Warheads", Acc. Chem. Res. 2008, 41, 108-119.

Chen, S., Zhao, X., Chen, J., Chen, J., Kuznetsova, L., Wong, S. S., & Ojima, I. "Mechanism-based tumor-targeting drug delivery system. Validation of efficient vitamin receptor-mediated endocytosis and drug release." Bioconjugate Chemistry 21, no. 5 (2010): 979-987.

Theranostic Vitamin−Linker−Taxoid Conjugates

Recently, we have designed and synthesized novel tumor-targeting theranostic conjugates 1 and 2, which consist of biotin as the tumor-targeting module, SB-T-1214 as the cytotoxic agent, a selfimmolative disulfide linker for drug release, 1,3,5-triazine as the splitter module, ethylene glycol oligomers to increase aqueous solubility, and either a fluorine-labeled prosthetic in 1 for potential 18F-PET imaging in vivo or an FITC tether in 2 for internalization and drug-release studies in vitro. This TTDDS exhibited very high specificity to BR+ cancer cells.

pet_project

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CFM images and flow cytometry analysis of L1210FR (BR+), MX-1 (BR+), ID8 (BR+), L1210 (BR−), and WI38 (BR−) cell lines after incubation with conjugate 2 (5 uM) (upper row) or probe 5 (5 uM) (lower row) at 37 oC for 3 h.

Vineberg, G., Wang, T., Zuniga, E., Ojima, I., Design, Synthesis, and Biological Evaluation of Theranostic Vitamin− Linker−Taxoid Conjugates, J. Med. Chem., ASAP 2015.

Drug Release

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Ojima, I. "Guided Molecular Missiles for Tumor-Targeting Chemotherapy: Case Studies Using the 2nd-Generation Taxoids as
Warheads", Acc. Chem. Res. 2008, 41, 108-119.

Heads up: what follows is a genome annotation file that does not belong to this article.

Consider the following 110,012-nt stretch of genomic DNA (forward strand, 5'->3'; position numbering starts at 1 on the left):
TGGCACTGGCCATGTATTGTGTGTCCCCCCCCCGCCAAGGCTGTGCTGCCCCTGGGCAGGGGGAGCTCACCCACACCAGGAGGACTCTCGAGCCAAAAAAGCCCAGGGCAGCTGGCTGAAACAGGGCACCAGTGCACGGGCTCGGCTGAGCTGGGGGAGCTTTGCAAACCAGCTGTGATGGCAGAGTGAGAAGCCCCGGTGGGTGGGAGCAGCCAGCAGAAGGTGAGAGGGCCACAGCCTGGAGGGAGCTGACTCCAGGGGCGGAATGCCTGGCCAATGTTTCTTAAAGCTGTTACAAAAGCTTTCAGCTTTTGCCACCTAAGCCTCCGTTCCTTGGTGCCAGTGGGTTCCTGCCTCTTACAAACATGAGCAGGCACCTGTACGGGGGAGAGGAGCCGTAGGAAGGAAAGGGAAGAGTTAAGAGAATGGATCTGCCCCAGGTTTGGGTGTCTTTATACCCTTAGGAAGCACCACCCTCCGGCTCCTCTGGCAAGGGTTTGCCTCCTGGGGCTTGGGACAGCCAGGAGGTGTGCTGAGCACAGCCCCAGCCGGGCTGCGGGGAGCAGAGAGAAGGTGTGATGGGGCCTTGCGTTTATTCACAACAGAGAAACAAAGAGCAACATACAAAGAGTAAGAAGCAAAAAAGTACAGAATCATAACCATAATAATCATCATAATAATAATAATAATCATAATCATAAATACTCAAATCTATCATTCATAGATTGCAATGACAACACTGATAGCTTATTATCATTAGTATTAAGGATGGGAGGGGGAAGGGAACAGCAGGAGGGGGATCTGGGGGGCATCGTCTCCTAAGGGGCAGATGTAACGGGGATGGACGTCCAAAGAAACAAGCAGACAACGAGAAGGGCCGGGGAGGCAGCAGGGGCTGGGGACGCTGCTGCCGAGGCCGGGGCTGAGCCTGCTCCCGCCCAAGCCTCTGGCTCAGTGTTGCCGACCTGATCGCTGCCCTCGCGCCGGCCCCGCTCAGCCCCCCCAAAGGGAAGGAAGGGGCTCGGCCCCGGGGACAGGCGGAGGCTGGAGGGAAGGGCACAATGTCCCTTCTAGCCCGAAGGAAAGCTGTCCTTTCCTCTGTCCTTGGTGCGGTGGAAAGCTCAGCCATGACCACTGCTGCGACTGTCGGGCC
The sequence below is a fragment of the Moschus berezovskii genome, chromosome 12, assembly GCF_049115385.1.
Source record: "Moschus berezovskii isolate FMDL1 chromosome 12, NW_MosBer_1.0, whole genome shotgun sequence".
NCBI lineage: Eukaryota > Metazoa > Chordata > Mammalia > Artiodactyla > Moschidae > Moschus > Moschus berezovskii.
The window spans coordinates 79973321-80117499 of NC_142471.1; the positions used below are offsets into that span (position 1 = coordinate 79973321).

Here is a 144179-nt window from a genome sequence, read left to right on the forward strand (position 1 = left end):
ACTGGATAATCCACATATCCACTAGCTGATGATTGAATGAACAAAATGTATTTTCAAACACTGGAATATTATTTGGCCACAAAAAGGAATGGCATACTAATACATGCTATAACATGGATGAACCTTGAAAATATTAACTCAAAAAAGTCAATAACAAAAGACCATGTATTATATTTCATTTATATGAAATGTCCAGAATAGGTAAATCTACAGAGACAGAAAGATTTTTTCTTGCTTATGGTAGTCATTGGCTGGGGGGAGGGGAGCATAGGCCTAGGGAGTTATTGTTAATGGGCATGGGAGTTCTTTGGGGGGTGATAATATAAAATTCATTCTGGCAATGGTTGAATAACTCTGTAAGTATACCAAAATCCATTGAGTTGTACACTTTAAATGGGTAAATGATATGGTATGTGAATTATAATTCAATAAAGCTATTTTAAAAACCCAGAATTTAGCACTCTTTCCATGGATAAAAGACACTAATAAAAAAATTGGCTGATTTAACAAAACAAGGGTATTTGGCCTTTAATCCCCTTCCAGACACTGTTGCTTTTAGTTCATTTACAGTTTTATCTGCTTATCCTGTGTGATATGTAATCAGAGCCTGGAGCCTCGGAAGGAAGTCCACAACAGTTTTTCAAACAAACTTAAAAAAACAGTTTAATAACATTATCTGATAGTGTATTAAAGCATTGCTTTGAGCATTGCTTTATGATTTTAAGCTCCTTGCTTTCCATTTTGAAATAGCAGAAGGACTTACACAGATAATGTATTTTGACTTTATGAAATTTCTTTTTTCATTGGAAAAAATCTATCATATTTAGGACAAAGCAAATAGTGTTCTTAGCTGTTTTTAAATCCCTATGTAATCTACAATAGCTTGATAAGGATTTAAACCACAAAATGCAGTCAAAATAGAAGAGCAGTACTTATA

Chen, S., Zhao, X., Chen, J., Chen, J., Kuznetsova, L., Wong, S. S., & Ojima, I. "Mechanism-based tumor-targeting drug delivery system. Validation of efficient vitamin receptor-mediated endocytosis and drug release." Bioconjugate chemistry 21, no. 5 (2010): 979-987.

Internalization and Drug Release of Biotin-CNT-Linker-Taxoid-Fluorescein

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CFM images of L1210FR cells treated with biotin-CNT-taxoid-fluorescein incubated in the absence (A) and in the presence (B) of GSH Et ester. The latter shows the presence of a microtubule network, polymerized by taxoid, after the disulfide bonds had been cleaved by the GSH ethyl ester.

conjugates10

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Advantages of CNT-based DDS:

  • Amplification of tumor-targeting drug delivery via the “enhanced permeability and retention” (EPR) effect associated with nano-scale materials.
  • Ability to exploit multivalent recognition of overexpressed receptors on the surfaces of the tumor cells.
  • Increased drug loading capacity
  • Capability of controlled drug release inside tumor cells.

 J. Chen S. Chen, X. Zhao, L. Kuznetsova, S. S. Wong, I. Ojima, Functionalized single-walled carbon nanotubes as rationally designed vehicles for tumor-targeted drug delivery. J. Am. Chem. Soc. 130, 16778-16785 (2008).

Asymmetric Bow-Tie Dendrimer-based (ABTD) Drug Delivery System